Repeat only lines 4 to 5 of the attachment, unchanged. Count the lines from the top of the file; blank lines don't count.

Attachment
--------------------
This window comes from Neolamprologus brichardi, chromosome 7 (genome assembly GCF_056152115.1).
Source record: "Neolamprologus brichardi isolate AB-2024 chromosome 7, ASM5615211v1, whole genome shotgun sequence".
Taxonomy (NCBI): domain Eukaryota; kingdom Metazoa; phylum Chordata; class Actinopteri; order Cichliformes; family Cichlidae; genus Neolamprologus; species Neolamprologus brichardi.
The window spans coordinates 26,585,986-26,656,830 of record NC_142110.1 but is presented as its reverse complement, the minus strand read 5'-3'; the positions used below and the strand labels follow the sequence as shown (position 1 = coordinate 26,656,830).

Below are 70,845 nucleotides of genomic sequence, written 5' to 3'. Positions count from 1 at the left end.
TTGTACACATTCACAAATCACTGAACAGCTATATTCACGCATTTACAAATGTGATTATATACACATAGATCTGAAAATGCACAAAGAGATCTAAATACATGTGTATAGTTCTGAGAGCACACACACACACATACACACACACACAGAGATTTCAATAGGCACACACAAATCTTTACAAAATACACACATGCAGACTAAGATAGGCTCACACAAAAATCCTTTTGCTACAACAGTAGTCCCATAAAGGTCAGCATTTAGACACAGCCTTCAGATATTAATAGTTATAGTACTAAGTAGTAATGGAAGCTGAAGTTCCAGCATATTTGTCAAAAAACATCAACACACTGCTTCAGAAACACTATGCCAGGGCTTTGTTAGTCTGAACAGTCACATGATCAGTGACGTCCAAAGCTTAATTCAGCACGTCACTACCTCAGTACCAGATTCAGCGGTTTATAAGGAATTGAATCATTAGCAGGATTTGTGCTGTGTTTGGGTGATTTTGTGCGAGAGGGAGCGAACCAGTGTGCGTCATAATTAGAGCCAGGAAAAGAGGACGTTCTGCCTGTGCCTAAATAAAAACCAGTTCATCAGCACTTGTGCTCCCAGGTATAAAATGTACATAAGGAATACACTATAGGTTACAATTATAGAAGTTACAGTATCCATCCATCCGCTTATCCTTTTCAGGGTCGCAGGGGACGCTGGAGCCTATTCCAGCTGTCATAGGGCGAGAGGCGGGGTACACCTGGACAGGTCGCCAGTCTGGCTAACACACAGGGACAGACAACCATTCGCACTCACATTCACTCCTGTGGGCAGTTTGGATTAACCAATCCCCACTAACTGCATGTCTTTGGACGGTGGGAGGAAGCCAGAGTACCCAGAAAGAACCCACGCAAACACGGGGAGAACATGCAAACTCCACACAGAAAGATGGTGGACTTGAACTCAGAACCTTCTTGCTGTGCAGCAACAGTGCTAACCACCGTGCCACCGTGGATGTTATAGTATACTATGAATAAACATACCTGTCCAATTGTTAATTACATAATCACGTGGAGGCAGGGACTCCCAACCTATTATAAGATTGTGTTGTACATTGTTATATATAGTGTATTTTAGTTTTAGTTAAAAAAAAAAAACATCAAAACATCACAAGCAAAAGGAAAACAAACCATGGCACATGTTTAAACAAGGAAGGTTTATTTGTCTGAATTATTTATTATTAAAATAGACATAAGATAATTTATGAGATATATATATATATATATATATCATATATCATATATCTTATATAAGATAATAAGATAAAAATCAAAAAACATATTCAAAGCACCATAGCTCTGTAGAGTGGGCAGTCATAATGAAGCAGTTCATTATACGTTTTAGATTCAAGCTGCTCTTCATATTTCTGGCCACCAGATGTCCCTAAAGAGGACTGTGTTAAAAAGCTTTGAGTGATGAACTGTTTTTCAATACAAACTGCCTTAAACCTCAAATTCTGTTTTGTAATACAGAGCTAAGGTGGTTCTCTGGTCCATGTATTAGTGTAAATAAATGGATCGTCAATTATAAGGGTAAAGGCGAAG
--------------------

The window spans coordinates 26,585,986-26,656,830 of record NC_142110.1 but is presented as its reverse complement, the minus strand read 5'-3'; the positions used below and the strand labels follow the sequence as shown (position 1 = coordinate 26,656,830).

Below are 70,845 nucleotides of genomic sequence, written 5' to 3'. Positions count from 1 at the left end.